The following is a guest blog post by Joel Kanick in response to the question I posed in my “State of the Meaningful Use” call to action.
If MU were gone (ie. no more EHR incentive money or penalties), which parts of MU would you remove from your EHR immediately and which parts would you keep?
President and CEO of Kanick And Company and Lead Developer and Chief Architect of interfaceMD
In fact, the pursuit of Meaningful Use (MU) certification has given our company many new ideas that allowed us to go above and beyond the bar MU already set.
Initially, doctors bought into EMRs for the financial incentive. Now that they are educated consumers, they want everything that was promised to them to work for them. Doctors have learned that EMRs are only one small part of the Healthcare Information Technology (HIT) puzzle. They need help putting the rest of the puzzle together.
No one is complaining about MU regarding the direction it is taking healthcare or HIT industries.
Any complaining that comes from a vendor is usually because their technology is outdated and behind the technology curve. They are angry because MU is calling them out. So, shame on vendors for becoming rich, fat and lazy, and not keeping with current technology.
Of the complaints I hear from providers, there are two scenarios:
First scenario: the providers who resent the government telling them how to practice medicine. However and upon deeper review, these providers already ask and track most of all these data points. They just don’t like the way it has been required and thus crammed into their current systems. I understand their anger, they were not consulted as to how to fit all this into their workflow and so it is cumbersome to use.
Second scenario, the providers’ office is still using fax machines, some required by their EMR vendor. They are still dictating (PCs, iPhone apps, phone recorders) all their exam data and still relying on paper charts. In practices of all sizes, providers complain of MU because they don’t want to change how they operate their business. After all, they have been doing it this way for many years, successfully. They complain of this change because they fear the unknown.
They are doctors; highly skilled and highly educated in medicine but not in business or technology. I see so many doctors closing their privately held medical practices to join a group practice or a hospital setting. Most will freely admit that it’s because they don’t want to address the fear and go through the anticipated pain of migrating to a paperless environment. They don’t know how to choose or maintain the system, with or without MU.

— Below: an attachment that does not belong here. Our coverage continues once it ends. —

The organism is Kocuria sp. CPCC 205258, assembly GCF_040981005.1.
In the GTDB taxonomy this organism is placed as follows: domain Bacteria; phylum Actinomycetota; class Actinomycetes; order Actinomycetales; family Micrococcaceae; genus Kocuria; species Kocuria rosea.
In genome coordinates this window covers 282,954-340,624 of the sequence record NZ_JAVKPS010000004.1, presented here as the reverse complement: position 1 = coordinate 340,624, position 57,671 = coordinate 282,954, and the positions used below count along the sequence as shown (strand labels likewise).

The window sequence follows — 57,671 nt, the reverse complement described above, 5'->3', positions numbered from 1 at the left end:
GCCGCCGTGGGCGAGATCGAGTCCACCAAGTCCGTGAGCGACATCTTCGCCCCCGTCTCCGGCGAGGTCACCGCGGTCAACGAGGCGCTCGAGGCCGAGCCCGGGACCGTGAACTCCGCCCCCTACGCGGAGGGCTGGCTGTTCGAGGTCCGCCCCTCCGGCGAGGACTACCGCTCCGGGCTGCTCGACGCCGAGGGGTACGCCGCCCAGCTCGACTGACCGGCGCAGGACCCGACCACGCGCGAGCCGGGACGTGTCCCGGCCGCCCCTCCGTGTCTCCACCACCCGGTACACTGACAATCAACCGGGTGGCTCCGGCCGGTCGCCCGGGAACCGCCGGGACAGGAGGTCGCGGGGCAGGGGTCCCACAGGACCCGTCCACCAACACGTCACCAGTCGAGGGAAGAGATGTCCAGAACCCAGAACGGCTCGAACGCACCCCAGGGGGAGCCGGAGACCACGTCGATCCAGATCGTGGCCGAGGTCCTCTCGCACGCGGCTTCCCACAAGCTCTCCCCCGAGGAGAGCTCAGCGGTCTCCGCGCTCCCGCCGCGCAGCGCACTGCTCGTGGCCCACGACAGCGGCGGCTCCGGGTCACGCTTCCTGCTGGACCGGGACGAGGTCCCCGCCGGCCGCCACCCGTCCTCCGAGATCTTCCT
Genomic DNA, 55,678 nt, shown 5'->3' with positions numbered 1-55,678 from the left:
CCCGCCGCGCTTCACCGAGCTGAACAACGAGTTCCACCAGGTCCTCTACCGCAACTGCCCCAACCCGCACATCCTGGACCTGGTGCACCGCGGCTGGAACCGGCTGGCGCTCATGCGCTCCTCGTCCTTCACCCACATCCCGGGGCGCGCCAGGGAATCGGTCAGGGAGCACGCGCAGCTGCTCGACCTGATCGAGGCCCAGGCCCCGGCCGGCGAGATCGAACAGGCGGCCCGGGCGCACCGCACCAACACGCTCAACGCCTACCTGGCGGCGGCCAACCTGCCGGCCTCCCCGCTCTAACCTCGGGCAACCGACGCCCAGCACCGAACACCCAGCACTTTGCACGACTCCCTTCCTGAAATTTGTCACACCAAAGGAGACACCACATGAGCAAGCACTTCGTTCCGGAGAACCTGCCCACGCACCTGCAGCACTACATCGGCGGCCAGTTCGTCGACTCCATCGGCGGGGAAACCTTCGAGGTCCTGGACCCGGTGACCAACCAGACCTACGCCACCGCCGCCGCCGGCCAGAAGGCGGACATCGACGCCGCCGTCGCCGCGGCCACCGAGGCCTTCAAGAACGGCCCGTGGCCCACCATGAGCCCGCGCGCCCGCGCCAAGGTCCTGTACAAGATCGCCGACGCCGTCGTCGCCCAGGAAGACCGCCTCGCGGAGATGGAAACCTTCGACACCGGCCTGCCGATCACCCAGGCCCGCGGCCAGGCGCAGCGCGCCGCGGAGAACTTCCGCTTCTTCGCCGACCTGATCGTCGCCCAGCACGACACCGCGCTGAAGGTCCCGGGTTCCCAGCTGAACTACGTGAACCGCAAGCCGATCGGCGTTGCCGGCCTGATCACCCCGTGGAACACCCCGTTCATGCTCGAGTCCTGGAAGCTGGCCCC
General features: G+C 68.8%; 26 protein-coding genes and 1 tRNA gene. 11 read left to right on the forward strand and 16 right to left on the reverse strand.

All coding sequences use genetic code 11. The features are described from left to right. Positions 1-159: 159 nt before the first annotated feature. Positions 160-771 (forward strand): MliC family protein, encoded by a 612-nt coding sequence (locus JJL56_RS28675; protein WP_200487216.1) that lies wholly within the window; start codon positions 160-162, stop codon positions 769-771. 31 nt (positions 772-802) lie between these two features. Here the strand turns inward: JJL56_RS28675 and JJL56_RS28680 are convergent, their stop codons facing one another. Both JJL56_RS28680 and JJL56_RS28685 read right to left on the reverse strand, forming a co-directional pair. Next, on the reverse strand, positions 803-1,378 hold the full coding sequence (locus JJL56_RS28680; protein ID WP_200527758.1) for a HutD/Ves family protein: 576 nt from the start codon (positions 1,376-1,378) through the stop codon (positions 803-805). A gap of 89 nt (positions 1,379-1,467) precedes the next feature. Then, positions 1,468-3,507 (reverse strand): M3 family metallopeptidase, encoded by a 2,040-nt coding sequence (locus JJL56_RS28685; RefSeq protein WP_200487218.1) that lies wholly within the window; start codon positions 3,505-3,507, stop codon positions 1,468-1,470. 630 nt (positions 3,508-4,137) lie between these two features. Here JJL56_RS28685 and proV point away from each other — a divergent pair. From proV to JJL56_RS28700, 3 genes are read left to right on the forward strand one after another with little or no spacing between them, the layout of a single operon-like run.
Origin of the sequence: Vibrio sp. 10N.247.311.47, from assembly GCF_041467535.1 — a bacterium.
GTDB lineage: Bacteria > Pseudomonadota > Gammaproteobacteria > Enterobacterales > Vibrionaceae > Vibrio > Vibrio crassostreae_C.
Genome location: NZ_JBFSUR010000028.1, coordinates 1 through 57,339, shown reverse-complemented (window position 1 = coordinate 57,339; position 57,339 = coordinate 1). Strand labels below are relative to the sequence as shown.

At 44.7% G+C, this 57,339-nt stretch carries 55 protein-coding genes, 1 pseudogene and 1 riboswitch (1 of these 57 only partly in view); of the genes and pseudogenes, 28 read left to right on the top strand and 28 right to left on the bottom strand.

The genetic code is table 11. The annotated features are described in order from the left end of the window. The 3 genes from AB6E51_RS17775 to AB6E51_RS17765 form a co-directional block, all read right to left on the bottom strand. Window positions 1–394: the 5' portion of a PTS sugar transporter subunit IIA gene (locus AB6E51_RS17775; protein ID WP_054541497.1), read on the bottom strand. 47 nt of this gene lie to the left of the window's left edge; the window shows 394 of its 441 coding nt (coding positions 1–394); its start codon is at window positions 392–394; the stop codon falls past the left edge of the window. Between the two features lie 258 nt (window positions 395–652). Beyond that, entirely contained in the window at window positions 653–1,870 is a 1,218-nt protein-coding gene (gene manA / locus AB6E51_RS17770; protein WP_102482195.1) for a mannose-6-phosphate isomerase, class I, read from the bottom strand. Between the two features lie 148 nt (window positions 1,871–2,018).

What I know MU is positively doing:
- Setting a standard language (ie: XML)
- Setting a standard format (ie: HL7)
- Setting a secure communication channel (ie: Direct Protocol)
- Requiring patient portals to potentially aid in convenience to the patient and lower the workload on office staff
- Creating a standard method to share data electronically (ie: CCDA)
- Demanding security and encryption and planning for emergency scenarios
- Utilizing eRx to reduce fraud, abuse and increase safety in drugs that are prescribed
- Reducing paperwork (eg: lab requests), speeding-up information delivery (eg: lab results electronically instead of by paper delivery)
- Promoting communication to educate patients
- Demanding reconciliation of data when exchanged between two organizations to make certain correct information is gained
Selfishly, from my point of view, the largest complaint regarding MU2 is that it requires all pertinent health information be exported and imported in a standard format allowing providers to easily change EMR vendors. This MU requirement should scare some EMR vendors!
Effectually, MU is pushing change and as a result it is getting a bad rap.
See other responses to this question here.